It seems like only yesterday that the Stonewall Riot's 30th anniversary (1999) was here, and friends and I were heartened by the growing number of states providing civil rights and protections for LGBTQ people, the advances in HIV/AIDS treatment and the prevention partnerships with the federal and state governments, the increasing public presence of LGBTQ people and communities, those of LGBTQ people of color, and a waning to some of the worst aspects of the culture wars. Just a few years before, in 1996, the Supreme Court had overturned Romer v. Evans, thus repealing an ordinance banning LGBTQ rights in Colorado. Where there had been only a few Gay Pride celebrations, primarily in major cities, there were Pride celebrations all over the US, including borough celebrations and Prides geared specifically to and for people of color.
Now, 10 years later, we're 40 years out from Stonewall, many of the things we mulled over, that C and I and others have discussed for so long, have continued apace. In 2003, the Supreme Court, in its Lawrence v. Texas ruling, struck down all laws criminalizing same sexual activity, dealing a death blow to what underpinned a wide array of anti-gay laws across the country. In addition to civil protections at the state level, 6 states--Massachusetts, Connecticut, Iowa, New Hampshire, Maine, and Vermont--will now permit same-sex marriage, New York and the District of Columbia will or aim to recognize same-sex marriages conducted in other states, while a few others including New Jersey, have civil unions. HIV/AIDS treatments have improved to the point that most PWAs can live full and active lives. Today not only have a wide array of people have elected to live openly as LGBTQs, but now people come out at even younger ages and are constantly reshaping what it means to be an out LGBTQ person. Many same-sex and transgender couples are raising children all over the country, and gay families can be found in every part of the United States. Alongside this, key elements and aspects of LGBTQ life have not only entered but are reshaping the public discourse. There are even a 24-hour LGBTQ cable TV channel, Logo, and countless online venues by and about LGBTQ people, and while gay stereotypes persist, they are now counterbalanced, to a great degree, by realistic depictions of LGBTQ people, in all our diversity, in the media. In fact, in 2009, many of the right-wing's anti-gay bludgeons have been blunted; ideas drawn from the pioneering erait's nothing to find LGBTQ courses even at the smallest colleges and universities, and the gay-marriage scare no longer holds the sway it did, despite the success of Prop 8. LGBTQ movements are now global; while Western LGBTQ discourses and ways of living have spread across the globe, distinctive local approaches to equality for LGBTQ people and attempts to end homophobic and transphobic discrimination have also arisen, often in conversation with what has come from outside.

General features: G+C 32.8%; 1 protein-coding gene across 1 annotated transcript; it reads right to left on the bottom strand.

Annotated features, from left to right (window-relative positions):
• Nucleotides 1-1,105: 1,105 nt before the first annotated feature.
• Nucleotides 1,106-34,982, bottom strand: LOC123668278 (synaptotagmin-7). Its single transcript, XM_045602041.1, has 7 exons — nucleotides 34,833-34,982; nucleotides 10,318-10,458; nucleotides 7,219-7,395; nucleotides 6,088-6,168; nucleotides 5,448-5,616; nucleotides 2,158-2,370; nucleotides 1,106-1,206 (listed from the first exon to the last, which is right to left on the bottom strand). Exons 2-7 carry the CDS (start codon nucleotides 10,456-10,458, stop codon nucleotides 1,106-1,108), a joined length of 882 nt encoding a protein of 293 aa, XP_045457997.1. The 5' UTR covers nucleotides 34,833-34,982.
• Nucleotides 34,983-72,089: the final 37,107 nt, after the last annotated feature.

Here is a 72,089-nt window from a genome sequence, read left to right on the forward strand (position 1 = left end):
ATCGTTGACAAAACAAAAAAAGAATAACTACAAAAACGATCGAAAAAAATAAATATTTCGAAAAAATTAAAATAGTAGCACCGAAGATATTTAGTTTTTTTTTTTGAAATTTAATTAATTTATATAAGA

Exhibition sign, "1969: The Year of Gay Liberation," at the New York Public Library Schwartzman Research Branch, NYC
Yet many challenges remain. At the federal level with regard to civil and equal rights, we could from some perspectives still be in 1969. Despite the election of a new-generation Democratic president, Barack Obama, who received overwhelming support from LGBTQ people, we not only have STILL the abomination known the Defense of Marriage Act (DOMA), signed by our last Democratic president, Bill Clinton, as federal law, but the Obama administration recently defended it with a vigor and viciousness (comparing LGBTQs to pedophiles and incest participants) that would have made even Ronald Reagan blanch. We still have the dreadful, failed Don't Ask Don't Tell (DADT) policy, enacted by Clinton, on the books, and while Obama pens mash notes to military personnel whose lives and careers continue to be destroyed by DADT, he refuses to take executive action or use his bully pulpit to repeal it. A number of states still do not have comprehensive civil protections for LGBTQ people, meaning that you can still be denied a job or fired, prevented from renting an apartment, or even lose your children, if you are thought to be gay. In 2009. The Employment Non-Discrimination Act (ENDA), still has yet to be passed by the Democratic-controlled Congress, and Obama, when that happens, has said he will sign it. (Who knows either way?) At the federal level, we still get a lot of window-dressing and scraps, and are expected not to ask for much and be glad for the little we get. No thanks!
(A national march for full equal rights for LGBTQ people is being planned for October 11, 2009, in DC. Will you participate?)